Authors: Sameh M. Saad, Anna M. Lassila
Addresses: Faculty of Arts, Computing, Engineering and Sciences, Sheffield Hallam University, Furnival Building, Sheffield S1 2NU, UK. ' Middlesex University Business School, The Burroughs, Hendon, London NW4 4BT, UK
Abstract: Biological manufacturing is an emerging concept that aims to apply the structures and behaviour of natural organisms to manufacturing organisations in order to transfer the inherited flexibility and adaptability of life forms to industrial operations. In this article, a biologically inspired dynamic decentralised scheduling and control methodology based on continuous communication between machines and transporters is proposed. The system aims to satisfy the performance objectives in a real-time scheduling environment without any centralised control. No advanced scheduling takes place and the machine for each processing stage is selected only after the previous stage has been completed. Three types of dynamic scheduling are identified and the operational procedure is developed. The proposed scheduling approaches differ in terms of flexibility of the established processing and transportation contracts, which influences the system|s ability to respond to disturbances. Automatic guided vehicles are used to transport products between the machines along a pre-defined network of paths that allow easy access to all stations. The proposed methodology together with a deadlock avoidance mechanism is modelled and simulated using discrete event simulation software. The results indicate that the methodology is feasible and can react to changes in the environment.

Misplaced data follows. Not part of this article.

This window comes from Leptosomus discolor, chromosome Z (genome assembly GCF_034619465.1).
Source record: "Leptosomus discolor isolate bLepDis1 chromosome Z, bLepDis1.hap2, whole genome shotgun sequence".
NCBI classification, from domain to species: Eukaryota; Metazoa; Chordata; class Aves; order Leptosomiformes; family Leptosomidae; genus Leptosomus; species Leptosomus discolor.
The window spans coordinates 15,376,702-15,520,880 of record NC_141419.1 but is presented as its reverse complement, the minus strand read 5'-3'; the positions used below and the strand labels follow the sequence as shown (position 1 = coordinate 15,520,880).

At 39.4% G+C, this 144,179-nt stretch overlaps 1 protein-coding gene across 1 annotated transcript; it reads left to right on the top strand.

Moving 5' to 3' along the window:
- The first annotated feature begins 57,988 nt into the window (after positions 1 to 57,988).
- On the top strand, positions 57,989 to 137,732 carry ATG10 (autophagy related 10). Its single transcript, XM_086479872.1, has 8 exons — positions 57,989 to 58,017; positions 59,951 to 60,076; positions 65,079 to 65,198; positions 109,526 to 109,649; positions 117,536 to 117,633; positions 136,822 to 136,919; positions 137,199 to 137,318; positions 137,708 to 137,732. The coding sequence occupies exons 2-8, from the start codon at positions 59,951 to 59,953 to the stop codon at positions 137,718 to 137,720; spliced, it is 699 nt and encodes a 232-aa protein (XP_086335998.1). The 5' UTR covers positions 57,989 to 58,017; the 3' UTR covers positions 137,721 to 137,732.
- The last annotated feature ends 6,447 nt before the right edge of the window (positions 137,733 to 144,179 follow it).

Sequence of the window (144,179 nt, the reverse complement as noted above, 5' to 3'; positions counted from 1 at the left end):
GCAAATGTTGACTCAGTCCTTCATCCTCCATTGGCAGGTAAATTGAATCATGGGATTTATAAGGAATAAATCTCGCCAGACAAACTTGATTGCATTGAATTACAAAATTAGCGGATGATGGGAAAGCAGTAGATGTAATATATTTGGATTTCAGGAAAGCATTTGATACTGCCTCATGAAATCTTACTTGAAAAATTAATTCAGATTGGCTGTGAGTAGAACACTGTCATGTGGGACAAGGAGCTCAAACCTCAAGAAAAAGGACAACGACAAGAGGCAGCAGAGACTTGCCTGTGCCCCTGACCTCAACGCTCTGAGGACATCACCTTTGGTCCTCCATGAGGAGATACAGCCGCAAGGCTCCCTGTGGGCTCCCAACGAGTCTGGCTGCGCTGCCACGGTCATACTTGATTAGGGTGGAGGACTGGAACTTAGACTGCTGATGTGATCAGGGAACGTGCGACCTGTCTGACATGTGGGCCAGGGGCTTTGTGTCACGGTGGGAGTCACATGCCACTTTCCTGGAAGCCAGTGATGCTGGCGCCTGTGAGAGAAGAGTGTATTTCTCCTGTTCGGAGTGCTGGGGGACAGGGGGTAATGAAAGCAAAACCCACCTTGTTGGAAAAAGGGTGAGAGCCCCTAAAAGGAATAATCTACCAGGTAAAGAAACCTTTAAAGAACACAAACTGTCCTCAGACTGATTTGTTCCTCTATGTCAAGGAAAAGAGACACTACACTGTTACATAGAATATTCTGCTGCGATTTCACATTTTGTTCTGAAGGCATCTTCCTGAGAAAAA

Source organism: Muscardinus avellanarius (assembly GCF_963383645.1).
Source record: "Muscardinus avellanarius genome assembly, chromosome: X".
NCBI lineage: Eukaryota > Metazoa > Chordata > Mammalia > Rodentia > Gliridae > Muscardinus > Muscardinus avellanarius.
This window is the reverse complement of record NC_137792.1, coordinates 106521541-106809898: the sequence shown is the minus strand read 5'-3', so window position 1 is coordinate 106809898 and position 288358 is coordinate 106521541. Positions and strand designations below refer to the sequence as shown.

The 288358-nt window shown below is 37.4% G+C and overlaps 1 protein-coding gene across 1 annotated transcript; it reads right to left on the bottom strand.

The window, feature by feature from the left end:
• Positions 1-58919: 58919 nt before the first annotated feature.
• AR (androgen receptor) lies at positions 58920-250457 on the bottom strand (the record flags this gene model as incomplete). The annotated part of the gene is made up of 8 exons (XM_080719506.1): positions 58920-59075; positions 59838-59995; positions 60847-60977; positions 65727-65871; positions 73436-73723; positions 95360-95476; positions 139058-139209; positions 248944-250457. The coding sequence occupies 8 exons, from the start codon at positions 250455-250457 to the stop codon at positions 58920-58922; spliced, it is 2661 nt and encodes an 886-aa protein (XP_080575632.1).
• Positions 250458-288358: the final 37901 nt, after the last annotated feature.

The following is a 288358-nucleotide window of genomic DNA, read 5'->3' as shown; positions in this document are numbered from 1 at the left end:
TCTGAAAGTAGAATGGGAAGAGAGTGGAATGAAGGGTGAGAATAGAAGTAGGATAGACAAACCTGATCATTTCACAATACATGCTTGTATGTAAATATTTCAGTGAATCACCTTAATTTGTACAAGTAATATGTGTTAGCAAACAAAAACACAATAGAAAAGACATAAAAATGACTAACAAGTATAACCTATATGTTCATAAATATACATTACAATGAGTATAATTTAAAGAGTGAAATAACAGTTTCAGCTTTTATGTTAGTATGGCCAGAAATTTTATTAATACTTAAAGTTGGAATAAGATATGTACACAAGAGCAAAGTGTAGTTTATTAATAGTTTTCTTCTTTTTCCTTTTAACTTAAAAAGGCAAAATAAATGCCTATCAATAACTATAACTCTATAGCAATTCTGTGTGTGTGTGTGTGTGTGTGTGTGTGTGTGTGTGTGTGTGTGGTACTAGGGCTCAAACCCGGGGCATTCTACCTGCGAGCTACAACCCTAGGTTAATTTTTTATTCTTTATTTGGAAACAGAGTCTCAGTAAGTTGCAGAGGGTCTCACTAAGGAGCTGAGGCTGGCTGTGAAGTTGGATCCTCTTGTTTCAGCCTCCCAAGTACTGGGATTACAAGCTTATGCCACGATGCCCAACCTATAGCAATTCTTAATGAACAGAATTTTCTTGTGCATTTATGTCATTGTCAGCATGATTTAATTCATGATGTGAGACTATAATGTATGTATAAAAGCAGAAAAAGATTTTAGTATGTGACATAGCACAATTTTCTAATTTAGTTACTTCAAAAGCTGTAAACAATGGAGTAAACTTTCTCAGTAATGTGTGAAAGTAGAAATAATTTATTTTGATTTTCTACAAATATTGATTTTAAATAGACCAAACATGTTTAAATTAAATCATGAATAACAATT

Keywords: biological manufacturing systems; dynamic scheduling; natural organisms; inherited flexibility; adaptability; life forms; industrial operations; decentralised scheduling; control methodology; continuous communication; machines; transporters; performance objectives; real-time scheduling; centralised control; operational procedures; AGVs; automated guided vehicles; pre-defined networks; deadlock avoidance mechanisms; discrete event simulation; industrial engineering; systems engineering; responsive manufacturing.
International Journal of Industrial and Systems Engineering, 2010 Vol.5 No.3, pp.268 - 286
Published online: 03 Mar 2010 *Full-text access for editors Access for subscribers Purchase this article Comment on this article